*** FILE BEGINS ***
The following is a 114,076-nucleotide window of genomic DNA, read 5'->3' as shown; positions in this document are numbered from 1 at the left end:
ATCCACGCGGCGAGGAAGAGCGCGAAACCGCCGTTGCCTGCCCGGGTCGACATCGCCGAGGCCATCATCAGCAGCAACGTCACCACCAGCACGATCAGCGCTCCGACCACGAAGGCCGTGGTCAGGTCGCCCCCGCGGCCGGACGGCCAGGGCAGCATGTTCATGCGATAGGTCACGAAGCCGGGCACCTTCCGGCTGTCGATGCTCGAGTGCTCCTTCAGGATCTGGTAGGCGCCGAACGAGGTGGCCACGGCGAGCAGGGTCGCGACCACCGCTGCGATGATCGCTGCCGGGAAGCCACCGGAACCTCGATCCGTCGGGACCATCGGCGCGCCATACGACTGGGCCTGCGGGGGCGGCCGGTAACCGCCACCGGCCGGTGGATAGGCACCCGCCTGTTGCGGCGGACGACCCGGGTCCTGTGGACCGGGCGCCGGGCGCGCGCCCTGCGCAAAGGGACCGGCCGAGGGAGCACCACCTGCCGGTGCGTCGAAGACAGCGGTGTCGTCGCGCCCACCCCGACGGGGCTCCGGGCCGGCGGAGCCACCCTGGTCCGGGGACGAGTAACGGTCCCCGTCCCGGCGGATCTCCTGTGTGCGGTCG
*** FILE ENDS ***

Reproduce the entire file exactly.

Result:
The following is a 114,076-nucleotide window of genomic DNA, read 5'->3' as shown; positions in this document are numbered from 1 at the left end:
ATCCACGCGGCGAGGAAGAGCGCGAAACCGCCGTTGCCTGCCCGGGTCGACATCGCCGAGGCCATCATCAGCAGCAACGTCACCACCAGCACGATCAGCGCTCCGACCACGAAGGCCGTGGTCAGGTCGCCCCCGCGGCCGGACGGCCAGGGCAGCATGTTCATGCGATAGGTCACGAAGCCGGGCACCTTCCGGCTGTCGATGCTCGAGTGCTCCTTCAGGATCTGGTAGGCGCCGAACGAGGTGGCCACGGCGAGCAGGGTCGCGACCACCGCTGCGATGATCGCTGCCGGGAAGCCACCGGAACCTCGATCCGTCGGGACCATCGGCGCGCCATACGACTGGGCCTGCGGGGGCGGCCGGTAACCGCCACCGGCCGGTGGATAGGCACCCGCCTGTTGCGGCGGACGACCCGGGTCCTGTGGACCGGGCGCCGGGCGCGCGCCCTGCGCAAAGGGACCGGCCGAGGGAGCACCACCTGCCGGTGCGTCGAAGACAGCGGTGTCGTCGCGCCCACCCCGACGGGGCTCCGGGCCGGCGGAGCCACCCTGGTCCGGGGACGAGTAACGGTCCCCGTCCCGGCGGATCTCCTGTGTGCGGTCG